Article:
By this time money was running out. My sponsors have given me some nice equipment but sadly no money…yet! So as my life savings melted into oblivion the event was organised. The BFA did not have a criteria for No Limits Freediving in their rule book. They set about providing that criteria with much work from Ben Gowland and Steve Fuller in particular. The judges who kindly gave their weekend to adjudicate the event were Steve Fuller and Rodin O’Hagan. My safety freedivers were Duncan Chappell and Alun George. The Underwater Centre supplied safety scuba divers, a tug and a RIB, medical cover and accomodated and fed us in good style during our stay. My thanks to Don and Lisa McGregor and to Ron Mahoney of 990 magazine.
I drove to Scotland with my sled and equipment and the rest of the team met me on Friday night. On Saturday morning I briefed the safety dive team, boat crew and medics. Working to a timing schedule which I set out to allow us to dive in slack water, we kitted up and set out to the tug which was moored 1km out in the loch. The weather was a bit windy and the water was very cold. The judges attached two Suunto D3’s to my left ankle and after my usual warm up and preparation the deepest trimix safety divers left the surface and I got on the sled. We gave them five minutes to get in position and settle themselves down. At about 11.00 I released the brake and began my descent. I was aware of the water temperature which felt colder than Dorothea Quarry. Equalising went well and I had to deliberately relax my shoulders and neck which were tensing up due to the increasing cold. The sled hit the bottom weights with a jolt and I opened my eyes to see two torch beams shining at me from the safety dives. It was so dark that I could not make out their body shapes at all. I felt very relaxed and comfortable. Although aware of the effects of some nitrogen narcosis, it was only mild in spite of the cold. This was due in part to my cold water training before hand. I slowly filled the balloon and gave my divers a big OK sign. I quite deliberately filled the balloon to about three quarters of it’s capacity which gave me a slightly slower start to my return journey. The whole dive felt fantastic and I was delighted that it had all come together on the day. I left the sled at about twenty metres and slowly returned to the surface under the watchful eye of Duncan and Alun. Felt great at the surface and indicated that to the judges and video cameraman.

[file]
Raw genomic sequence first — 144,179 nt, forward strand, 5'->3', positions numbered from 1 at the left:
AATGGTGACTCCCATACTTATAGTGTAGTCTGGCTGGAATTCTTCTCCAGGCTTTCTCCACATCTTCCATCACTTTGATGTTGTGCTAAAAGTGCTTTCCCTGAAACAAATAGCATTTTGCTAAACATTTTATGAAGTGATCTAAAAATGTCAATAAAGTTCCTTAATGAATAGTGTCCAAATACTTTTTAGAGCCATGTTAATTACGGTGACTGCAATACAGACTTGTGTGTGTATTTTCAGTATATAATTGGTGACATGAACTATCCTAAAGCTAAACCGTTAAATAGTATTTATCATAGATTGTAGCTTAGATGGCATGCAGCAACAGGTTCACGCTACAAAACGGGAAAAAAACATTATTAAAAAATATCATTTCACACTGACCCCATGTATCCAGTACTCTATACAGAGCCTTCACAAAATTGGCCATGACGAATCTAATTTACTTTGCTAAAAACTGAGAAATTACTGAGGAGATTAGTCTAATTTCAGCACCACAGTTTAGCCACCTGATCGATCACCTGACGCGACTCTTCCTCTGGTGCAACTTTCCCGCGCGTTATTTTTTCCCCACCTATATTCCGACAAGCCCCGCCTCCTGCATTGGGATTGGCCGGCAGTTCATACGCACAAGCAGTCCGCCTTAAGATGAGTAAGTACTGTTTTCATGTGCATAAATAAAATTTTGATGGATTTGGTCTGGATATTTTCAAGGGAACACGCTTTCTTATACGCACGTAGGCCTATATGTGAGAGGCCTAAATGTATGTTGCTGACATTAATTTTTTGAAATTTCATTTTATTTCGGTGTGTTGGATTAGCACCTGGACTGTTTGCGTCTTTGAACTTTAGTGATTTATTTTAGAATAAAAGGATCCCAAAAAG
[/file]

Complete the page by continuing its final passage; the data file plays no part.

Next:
On checking the D3 computers the judges announced a UK Official No Limits Freediving record of 76 metres. This is just the start for me, but I couldn’t have done it without the help and support of a great team…Thank you!
Looking ahead, I’ve been in close communication with the great Pipin Fererras. He has been following my progress with some interest and has offered to give me personal coaching and support to reach my interim goal of 100 metres. Pipin has kindly given me a personalised training schedule which I’m working very hard on right now. On the 5th of June I’ll be travelling to Miami to work for two weeks with Pipin, after which time I will attempt to establish an IAFD British Freediving record of over 100 metres. This will take place on 17th June 2002. I’m very excited about this opportunity, in particular because June will be just 9 months on from my very first day of freediving. It’s incredible to think that this time last year I had not even heard of freediving. I’m extremely grateful to Pipin for offering to help and teach me, and for offering his safety dive team, sled and boat for my attempt.
You can follow my progress in Miami here at Deeper Blue, who are doing an exclusive report on it and on my own site at www.ukfreediver.com.